The Hateful Eight (2015)


Quentin Tarantino’s eighth film (because he’s counting) is a three-hour long claustrophobic western about eight characters holed up in a lodge during a snowstorm who all have reason to kill one another. Leading the ensemble cast are Kurt Russell as a bounty hunter, Jennifer Jason Leigh as his ruthless, almost feral captive, Samuel L. Jackson as a Union major delivering corpses for reward money, and Walton Goggins as a hick sheriff. Rounding out the cast of ne’er-do-wells is Tim Roth, Michael Madsen, Demian Bichir, and Bruce Dern. Zoe Bell and Channing Tatum also make appearances. The cast carry the movie well, and Tarantino keeps the film moving along with several twists, turns, revelations, and trademark viscera.

Is it too long? Probably. I could have done without a big chunk of the movie’s third act. Has Tarantino gone too far this time? In terms of his style, The Hateful Eight might be the most indulgent of all his films — especially considering the whole 70mm Roadshow release of a film that’s largely a filmed stage play in a single location. But in terms of content, I’m glad Tarantino is out there pushing boundaries. I can’t think of another film that gets at the heart of racism so directly and appallingly. When Bruce Dern, playing a racist old Confederate general, learns how his son died from Samuel L. Jackson, Tarantino is — for my money — explaining racism more succinctly than anyone has ever explained it in a movie before.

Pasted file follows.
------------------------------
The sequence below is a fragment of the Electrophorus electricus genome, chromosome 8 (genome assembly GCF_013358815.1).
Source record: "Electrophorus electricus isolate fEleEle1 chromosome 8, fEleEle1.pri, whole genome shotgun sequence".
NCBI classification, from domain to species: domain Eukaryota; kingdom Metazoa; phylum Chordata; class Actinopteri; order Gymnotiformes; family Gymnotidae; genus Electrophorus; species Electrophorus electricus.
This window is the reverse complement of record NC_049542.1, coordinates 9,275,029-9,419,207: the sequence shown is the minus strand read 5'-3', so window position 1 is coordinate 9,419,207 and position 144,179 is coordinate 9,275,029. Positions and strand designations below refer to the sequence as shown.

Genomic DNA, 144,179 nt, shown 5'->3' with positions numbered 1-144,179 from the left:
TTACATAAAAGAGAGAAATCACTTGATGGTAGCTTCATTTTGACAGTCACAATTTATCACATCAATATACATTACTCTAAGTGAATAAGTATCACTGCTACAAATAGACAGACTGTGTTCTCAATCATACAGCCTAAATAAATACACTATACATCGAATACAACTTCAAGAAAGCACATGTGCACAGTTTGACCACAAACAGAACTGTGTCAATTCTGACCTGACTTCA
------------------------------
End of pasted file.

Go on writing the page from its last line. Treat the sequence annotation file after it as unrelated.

Ennio Morricone provides a wonderfully ominous score and Robert Richardson makes the most out of the early exterior scenes, which look even more magnificent in the extended aspect ratio of 2.76:1. I could have done without Tarantino’s narration, which doesn’t enter into the film until after the mid-point, and I also didn’t care for the abrupt music editing. But there’s still no question that Tarantino knows how to give audiences a good time, and The Hateful Eight does a great job transporting you to another time and place — I felt snowed in with these seedy characters. Let’s just hope the maestro’s ninth and tenth films can reign in that run time.

Academy Award: Best Original Score (Ennio Morricone)

Oscar Nominations: Best Supporting Actress (Jennifer Jason Leigh), Best Cinematography (Robert Richardson)

Share Button